In December and January, at the height of South Africa’s second Covid-19 wave, people were crammed into long queues at the country’s land borders. These were subsequently closed on 11 January.
On Tuesday, the department of home affairs presented its plan to reopen them to its portfolio committee.
That presentation was lambasted, with Economic Freedom Fighters (EFF) committee member Mgcini Tshwaku saying the report lacked practicality and had flaws.
“I thought you were going to give us a detailed report with concrete insights on the state of readiness for the opening of ports of entry next week. All we are hearing is that you’re still planning and lobbying. This report lacks detail of how you’re going to handle the thousands of people who will be entering South Africa,” said Tshwaku.
Home affairs minister Aaron Motsoaledi told the committee that his department is ready to open the land ports on 15 February, as planned. However a few things still needed to be finalised.
“We are having a meeting with the department of health this afternoon, to finalise those outstanding details,” he said.
Acting commissioner of the Border Management Agency (BMA) Gene Ravele told the committee that the ports of entry will operate between 6am until 9pm once they are opened.
“We have also tried to align these times with the curfew times of other countries,” said Ravele.
“It should be noted that home affairs (immigration services) and health (port health services) are the only two departments in a port that deals directly with every person who travels through ports.The shortage of health staff is the main reason why we experienced congestion at health service delivery points, while immigration work counters were empty,” he told the committee.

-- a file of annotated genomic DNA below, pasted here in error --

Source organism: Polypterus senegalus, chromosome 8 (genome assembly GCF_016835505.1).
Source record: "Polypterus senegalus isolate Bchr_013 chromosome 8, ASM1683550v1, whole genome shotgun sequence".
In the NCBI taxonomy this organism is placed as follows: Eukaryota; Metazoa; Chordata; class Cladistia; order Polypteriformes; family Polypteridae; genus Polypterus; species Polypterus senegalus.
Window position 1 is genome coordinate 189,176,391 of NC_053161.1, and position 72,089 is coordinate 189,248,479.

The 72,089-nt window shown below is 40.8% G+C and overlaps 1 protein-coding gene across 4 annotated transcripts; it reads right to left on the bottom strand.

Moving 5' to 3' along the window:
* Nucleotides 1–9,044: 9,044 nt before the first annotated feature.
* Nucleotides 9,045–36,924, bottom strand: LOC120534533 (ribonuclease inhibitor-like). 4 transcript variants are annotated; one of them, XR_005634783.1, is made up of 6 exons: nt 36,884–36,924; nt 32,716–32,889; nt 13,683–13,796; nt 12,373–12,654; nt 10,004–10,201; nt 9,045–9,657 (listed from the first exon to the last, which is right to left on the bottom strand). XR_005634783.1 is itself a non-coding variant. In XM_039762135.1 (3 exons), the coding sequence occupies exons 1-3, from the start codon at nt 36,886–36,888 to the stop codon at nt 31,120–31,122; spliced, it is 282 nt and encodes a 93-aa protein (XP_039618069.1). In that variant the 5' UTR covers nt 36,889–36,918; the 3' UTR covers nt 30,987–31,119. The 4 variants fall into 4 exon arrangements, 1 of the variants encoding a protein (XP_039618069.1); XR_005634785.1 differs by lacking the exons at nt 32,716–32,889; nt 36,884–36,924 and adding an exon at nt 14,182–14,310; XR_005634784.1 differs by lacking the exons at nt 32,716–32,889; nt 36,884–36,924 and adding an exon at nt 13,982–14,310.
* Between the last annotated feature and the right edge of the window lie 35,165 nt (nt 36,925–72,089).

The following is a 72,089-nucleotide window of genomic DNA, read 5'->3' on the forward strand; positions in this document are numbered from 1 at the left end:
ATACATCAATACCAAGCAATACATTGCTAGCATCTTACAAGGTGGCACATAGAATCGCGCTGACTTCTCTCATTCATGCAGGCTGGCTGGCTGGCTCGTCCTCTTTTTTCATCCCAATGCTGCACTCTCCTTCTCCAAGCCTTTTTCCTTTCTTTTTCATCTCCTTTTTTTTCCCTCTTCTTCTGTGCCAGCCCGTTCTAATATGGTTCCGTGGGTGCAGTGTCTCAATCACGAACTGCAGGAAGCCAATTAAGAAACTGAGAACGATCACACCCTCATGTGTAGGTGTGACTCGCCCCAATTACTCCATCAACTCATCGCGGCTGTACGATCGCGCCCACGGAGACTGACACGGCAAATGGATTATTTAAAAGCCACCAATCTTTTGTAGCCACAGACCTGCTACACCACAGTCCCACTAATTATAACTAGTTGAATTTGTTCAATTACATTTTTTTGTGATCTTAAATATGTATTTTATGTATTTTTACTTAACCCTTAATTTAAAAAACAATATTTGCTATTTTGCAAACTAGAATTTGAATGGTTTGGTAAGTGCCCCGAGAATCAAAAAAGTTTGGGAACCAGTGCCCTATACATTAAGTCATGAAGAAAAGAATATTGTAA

“The decision for the re-opening of ports is to be taken by the National Coronavirus Command Council (NCCC) and an announcement would follow for the reopening, it would be therefore imperative to ensure that ports are ready to deliver the required services,” said Ravele.
The department also said the shortage of staff in these borders was also a big challenge for them, but before the end of the week they will ensure that many more hands are deployed, even if that meant engaging the SANDF health services. The Lebombo and Beitbridge borders were cited as the most troublesome as there were a number of fraudulent Covid-19 documents that the department says came from there.
According to Tshwaku, adding more police personnel will not aid the situation in the ports and might breed violence.
“The real problem here is that home affairs is not focused on the practicalities here. I was there and saw for myself that there is no order in these borders, no PPE, no social distancing and you have only one person in some instances assisting a lot of people who are getting into the country,” he added.
“The problem in the first place was that you didn’t deploy enough people together with the department of health. You must stop being political and use the science associated with Covid-19,” Tshwaku added.